Current Issues In New Jersey Employment Law

Tuesday, March 1, 2005 - 01:00

Discrimination Claims MustBe Supported By Facts RatherThan Mere "Feelings"

A New Jersey state appellate court has affirmed a trial court's dismissal of claims by two employees against their former employer, alleging religious discrimination.

The two plaintiffs worked as brokers in the Morristown office of a nationwide investment firm. After quitting their jobs with the firm, the plaintiffs filed a lawsuit in New Jersey state court under the New Jersey Law Against Discrimination. Specifically, the two former employees claimed that they were the victims of anti-Semitic discrimination and hostile work environment.

The trial court granted summary judgment in favor of the brokerage firm, dismissing all claims. On appeal, the appellate court affirmed that dismissal.

In its opinion, the appellate court noted that the plaintiffs had attempted to support their claims by submitting the expert report of a professor of sociology, pointing out the anti-Semitic nature of the words and actions used by the employer's officers. That expert's opinion, however, relied primarily on mere suspicions, feelings, or office gossip, as distinct from actual facts concerning the words or conduct of the employer.

In particular, the appellate court observed that the only two specifically anti-Semitic statements that were attributed to a supervisor were not known by the employees until after they quit. Any such alleged anti-Semitic remarks that were completely unknown to the employees during the time of their employment cannot be offered as evidence of a hostile work environment.

Because the two plaintiffs had an inadequate factual basis to support their claims, the appellate court affirmed the dismissal of those claims.

Conclusion: In a case such as this, the employer's success in getting the case dismissed on summary judgment rests on the skill of defense counsel in taking the appropriate deposition testimony and other discovery and assembling the necessary sworn statements from appropriate witnesses. Only in that manner can it be demonstrated to the trial court that the former employee's allegations are based on mere speculation rather than on facts. Experienced employment defense counsel often can persuade the trial court on a motion to dismiss the claim, without incurring the significantly greater expense of a trial.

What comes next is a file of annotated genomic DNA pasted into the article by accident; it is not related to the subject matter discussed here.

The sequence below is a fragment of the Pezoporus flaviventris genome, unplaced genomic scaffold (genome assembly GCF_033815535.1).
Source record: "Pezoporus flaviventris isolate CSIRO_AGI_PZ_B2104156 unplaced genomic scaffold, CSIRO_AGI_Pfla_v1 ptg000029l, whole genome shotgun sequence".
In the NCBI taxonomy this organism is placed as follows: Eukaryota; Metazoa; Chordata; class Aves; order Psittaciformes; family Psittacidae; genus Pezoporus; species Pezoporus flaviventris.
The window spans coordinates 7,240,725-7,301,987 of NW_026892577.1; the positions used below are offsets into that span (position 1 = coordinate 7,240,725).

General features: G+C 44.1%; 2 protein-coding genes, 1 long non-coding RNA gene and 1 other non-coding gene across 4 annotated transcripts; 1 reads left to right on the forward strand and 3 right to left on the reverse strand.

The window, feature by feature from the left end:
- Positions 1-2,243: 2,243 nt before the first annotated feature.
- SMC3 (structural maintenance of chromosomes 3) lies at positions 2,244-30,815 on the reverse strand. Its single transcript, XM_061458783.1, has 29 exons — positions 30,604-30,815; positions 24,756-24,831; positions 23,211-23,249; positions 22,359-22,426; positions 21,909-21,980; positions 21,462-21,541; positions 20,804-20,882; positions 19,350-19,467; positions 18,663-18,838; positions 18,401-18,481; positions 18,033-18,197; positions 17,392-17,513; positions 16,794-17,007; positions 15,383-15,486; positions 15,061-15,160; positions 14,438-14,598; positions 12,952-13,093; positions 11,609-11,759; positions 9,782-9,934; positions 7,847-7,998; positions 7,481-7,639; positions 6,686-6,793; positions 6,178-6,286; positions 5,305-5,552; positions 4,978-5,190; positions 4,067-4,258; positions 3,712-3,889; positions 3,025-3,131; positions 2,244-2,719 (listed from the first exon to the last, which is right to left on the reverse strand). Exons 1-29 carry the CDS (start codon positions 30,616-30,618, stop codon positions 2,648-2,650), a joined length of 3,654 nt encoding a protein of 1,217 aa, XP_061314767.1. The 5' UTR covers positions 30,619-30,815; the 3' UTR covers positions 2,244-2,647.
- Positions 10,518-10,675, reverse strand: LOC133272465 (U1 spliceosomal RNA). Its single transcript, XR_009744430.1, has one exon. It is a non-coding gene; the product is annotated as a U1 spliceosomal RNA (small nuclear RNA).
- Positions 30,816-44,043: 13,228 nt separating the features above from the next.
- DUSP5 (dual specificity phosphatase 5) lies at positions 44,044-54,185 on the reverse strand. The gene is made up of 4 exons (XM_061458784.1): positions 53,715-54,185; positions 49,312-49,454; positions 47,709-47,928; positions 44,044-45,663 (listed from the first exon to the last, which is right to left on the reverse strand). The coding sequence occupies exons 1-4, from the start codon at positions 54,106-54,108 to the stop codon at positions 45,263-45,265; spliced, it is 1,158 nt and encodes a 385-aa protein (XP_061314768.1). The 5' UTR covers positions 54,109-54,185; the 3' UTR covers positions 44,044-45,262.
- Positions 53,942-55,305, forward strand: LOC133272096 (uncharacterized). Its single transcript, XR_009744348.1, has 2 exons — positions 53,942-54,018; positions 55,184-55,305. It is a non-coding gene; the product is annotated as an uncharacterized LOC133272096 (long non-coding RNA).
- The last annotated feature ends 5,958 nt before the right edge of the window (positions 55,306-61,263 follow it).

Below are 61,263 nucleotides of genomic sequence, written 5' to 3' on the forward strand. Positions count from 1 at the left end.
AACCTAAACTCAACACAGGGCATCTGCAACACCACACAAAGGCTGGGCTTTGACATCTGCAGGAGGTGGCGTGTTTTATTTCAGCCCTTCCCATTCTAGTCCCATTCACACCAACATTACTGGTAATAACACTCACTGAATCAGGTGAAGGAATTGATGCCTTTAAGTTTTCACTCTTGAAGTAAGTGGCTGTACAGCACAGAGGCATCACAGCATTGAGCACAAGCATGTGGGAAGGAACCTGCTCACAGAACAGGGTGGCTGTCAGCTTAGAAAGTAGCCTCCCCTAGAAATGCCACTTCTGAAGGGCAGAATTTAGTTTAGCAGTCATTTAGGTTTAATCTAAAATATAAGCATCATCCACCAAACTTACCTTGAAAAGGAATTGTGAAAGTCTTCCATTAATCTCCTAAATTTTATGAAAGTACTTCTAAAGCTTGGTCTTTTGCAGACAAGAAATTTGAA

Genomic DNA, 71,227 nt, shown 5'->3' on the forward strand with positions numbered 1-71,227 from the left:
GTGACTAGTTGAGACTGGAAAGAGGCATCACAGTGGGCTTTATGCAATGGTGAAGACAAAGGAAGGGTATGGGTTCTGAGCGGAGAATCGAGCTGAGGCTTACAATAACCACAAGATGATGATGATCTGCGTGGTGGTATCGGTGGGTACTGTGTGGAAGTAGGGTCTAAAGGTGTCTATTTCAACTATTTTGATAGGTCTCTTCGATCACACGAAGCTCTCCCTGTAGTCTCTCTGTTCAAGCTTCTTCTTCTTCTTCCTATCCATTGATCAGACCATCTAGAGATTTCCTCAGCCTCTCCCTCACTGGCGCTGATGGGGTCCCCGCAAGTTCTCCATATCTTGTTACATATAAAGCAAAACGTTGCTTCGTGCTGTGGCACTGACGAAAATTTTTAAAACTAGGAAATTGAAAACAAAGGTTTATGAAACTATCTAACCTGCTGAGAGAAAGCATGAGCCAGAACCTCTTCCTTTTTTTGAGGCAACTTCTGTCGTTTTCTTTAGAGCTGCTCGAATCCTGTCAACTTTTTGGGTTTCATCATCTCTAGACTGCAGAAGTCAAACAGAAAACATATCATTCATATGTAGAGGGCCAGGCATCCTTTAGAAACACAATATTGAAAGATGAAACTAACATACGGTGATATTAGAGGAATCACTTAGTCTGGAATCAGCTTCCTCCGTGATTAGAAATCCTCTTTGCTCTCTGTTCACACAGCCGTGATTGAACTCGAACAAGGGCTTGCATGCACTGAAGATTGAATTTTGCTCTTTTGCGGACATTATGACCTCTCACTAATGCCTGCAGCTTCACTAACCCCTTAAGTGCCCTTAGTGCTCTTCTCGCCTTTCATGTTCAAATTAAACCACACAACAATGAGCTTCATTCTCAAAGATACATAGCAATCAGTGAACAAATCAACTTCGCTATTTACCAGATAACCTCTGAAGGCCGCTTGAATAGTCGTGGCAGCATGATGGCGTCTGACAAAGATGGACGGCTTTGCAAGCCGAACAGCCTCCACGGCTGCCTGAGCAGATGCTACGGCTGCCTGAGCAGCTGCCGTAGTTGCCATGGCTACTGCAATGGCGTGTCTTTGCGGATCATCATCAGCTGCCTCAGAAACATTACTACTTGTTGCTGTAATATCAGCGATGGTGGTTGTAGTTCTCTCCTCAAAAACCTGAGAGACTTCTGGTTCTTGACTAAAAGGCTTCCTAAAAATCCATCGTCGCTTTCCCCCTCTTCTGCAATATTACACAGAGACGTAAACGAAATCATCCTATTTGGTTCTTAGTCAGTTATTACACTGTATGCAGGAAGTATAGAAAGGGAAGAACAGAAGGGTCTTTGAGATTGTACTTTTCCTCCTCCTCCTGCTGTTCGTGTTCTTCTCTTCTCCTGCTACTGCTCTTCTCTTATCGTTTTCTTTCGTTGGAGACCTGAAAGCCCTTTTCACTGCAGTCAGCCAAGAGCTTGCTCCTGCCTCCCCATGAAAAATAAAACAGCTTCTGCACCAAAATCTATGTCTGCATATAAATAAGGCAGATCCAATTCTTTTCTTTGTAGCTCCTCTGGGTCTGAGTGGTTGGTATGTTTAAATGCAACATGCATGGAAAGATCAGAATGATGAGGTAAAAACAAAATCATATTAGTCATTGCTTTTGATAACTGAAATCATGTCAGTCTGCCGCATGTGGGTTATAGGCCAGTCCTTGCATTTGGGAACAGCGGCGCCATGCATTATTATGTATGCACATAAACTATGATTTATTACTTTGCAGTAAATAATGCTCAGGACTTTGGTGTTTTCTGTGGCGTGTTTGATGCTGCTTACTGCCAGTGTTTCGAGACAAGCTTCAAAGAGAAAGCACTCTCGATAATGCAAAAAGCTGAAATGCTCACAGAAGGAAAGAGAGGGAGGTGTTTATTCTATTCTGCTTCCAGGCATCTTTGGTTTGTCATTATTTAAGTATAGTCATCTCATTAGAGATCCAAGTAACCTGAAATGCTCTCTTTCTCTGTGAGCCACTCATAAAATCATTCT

Disability Discrimination Protection Expanded To Include "Internalized" Medical Treatment

The United States Court of Appeals for the Third Circuit recently ruled in favor of an employee alleging disability discrimination. In so holding, the federal appeals court reversed the decision by the U.S. District Court for the District of New Jersey, which had dismissed the case against the employer.

The former employee had worked in various positions at a retail department store. She suffered from kidney disease and "was required to undergo time-consuming and uncomfortable dialysis treatments to cleanse and eliminate waste from her blood." Eventually, her employer fired her because of the excessive time that she needed for her dialysis treatments.

The former employee sued in federal court under the Americans with Disabilities Act, alleging that her employer had wrongfully failed to reasonably accommodate the disability by granting her the necessary disability leave. The federal trial court granted the employer's motion for summary judgment dismissing the case, on the ground that the medical cleansing of the plaintiff's blood through dialysis does not interfere with a "major life activity" and therefore does not constitute a "disability" under the ADA.

On appeal, the Third Circuit reversed. The appellate court explained that "processing and eliminating waste from the blood qualifies as a major life activity because, in their absence, death results. In this respect, waste elimination is comparable to life-sustaining activities such as breathing, eating, or drinking, all of which have also been held to be major life activities within the statute." The appellate court therefore held that the former employee's claim should not have been dismissed, and ordered that the case be sent back to the lower court for trial.

Conclusion: This case illustrates the difficulty in applying the broad terms of an employment statute to the infinitely varied and complex circumstances that arise in the workplace. The employer in this case might well have avoided litigation entirely if it had consulted with experienced employment counsel before concluding that the employee had no protection under the ADA and terminating her employment.

Reservist's Claim UnderUSERRA Fails